+------------------------+ +-----------------------+ | Something the printer | File in -> | CUPS and cups-filters | -> | understands sent by | -> Printer +-----------------------+ | CUPS and cups filters. | +------------------------+
Recent developments in printer technology see printers understanding MIME types image/pwg-raster and image/urf. These file types are also referred to as PWG and Apple raster data formats respectively.
+--------------+ +-----------------------+ | Apple raster | File in -> | CUPS and cups-filters | -> | or | -> Printer +-----------------------+ | PWG raster | +--------------+
From CUPS 2.2.2 and cups-filters 1.13.0 onwards it is possible to send a job in Apple and PWG raster to a printer that understands either data format. This is dealt with in more detail on the driverless printing page.
With a modern printer the use of non-free software or non-free plugins is completely avoidable.
The PPD File
PostScript Printer Description (PPD) files were originally used by printers that operated with PostScript as a Page Description Language (PDL) for printing. They have been adapted to cope with other standard printer languages such as HP's Printer Command Language (PCL) and special (often proprietary) languages. Driver packages include PPDs in their contents.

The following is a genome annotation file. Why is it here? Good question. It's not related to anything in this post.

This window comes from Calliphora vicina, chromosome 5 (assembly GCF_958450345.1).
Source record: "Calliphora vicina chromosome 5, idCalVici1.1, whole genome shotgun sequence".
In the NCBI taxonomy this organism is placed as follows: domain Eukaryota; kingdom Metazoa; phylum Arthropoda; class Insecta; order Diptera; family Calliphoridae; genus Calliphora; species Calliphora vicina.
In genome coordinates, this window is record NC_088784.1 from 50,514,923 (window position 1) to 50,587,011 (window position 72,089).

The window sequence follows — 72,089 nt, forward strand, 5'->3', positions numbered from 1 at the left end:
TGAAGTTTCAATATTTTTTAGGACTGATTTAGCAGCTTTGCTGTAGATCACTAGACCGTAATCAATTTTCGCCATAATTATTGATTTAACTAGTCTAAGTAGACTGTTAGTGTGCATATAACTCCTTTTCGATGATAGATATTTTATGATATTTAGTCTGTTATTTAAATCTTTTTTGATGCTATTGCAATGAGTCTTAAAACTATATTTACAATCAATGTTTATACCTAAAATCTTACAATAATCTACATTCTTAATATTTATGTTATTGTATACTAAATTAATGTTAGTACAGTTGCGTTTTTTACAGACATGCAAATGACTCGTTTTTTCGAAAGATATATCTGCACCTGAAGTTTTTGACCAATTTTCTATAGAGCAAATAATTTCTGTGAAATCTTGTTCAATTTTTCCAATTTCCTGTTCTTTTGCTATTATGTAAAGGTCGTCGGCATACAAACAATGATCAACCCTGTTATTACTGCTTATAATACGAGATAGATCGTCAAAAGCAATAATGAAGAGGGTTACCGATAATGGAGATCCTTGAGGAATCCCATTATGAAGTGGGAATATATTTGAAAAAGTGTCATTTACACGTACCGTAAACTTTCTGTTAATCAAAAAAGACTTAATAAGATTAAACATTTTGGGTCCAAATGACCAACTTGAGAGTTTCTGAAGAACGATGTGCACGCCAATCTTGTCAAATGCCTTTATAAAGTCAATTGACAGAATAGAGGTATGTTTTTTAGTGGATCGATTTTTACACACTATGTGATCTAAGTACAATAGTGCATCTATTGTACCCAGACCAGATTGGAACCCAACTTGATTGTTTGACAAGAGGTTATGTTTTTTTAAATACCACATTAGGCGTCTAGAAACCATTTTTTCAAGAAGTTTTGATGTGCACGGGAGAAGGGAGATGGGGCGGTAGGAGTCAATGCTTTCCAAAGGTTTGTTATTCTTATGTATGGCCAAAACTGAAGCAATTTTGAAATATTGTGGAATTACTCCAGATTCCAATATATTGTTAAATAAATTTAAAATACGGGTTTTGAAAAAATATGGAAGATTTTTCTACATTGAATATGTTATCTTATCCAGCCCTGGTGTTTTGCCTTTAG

A searchable list of PPDs on your system is obtained with
/usr/sbin/lpinfo -m | less
If there is only one for your printer, the choice is made for you! If there is more than one, go for the PPD that is marked Recommended. If none are recommended, use common sense or seek help from the openprinting database. Some Generic PPDs are listed with lpinfo -m and one could be a solution when every driver package is installed and your printer model is not in the list. You can also resort to the printer manufacturer's website or a CD that came with the printer.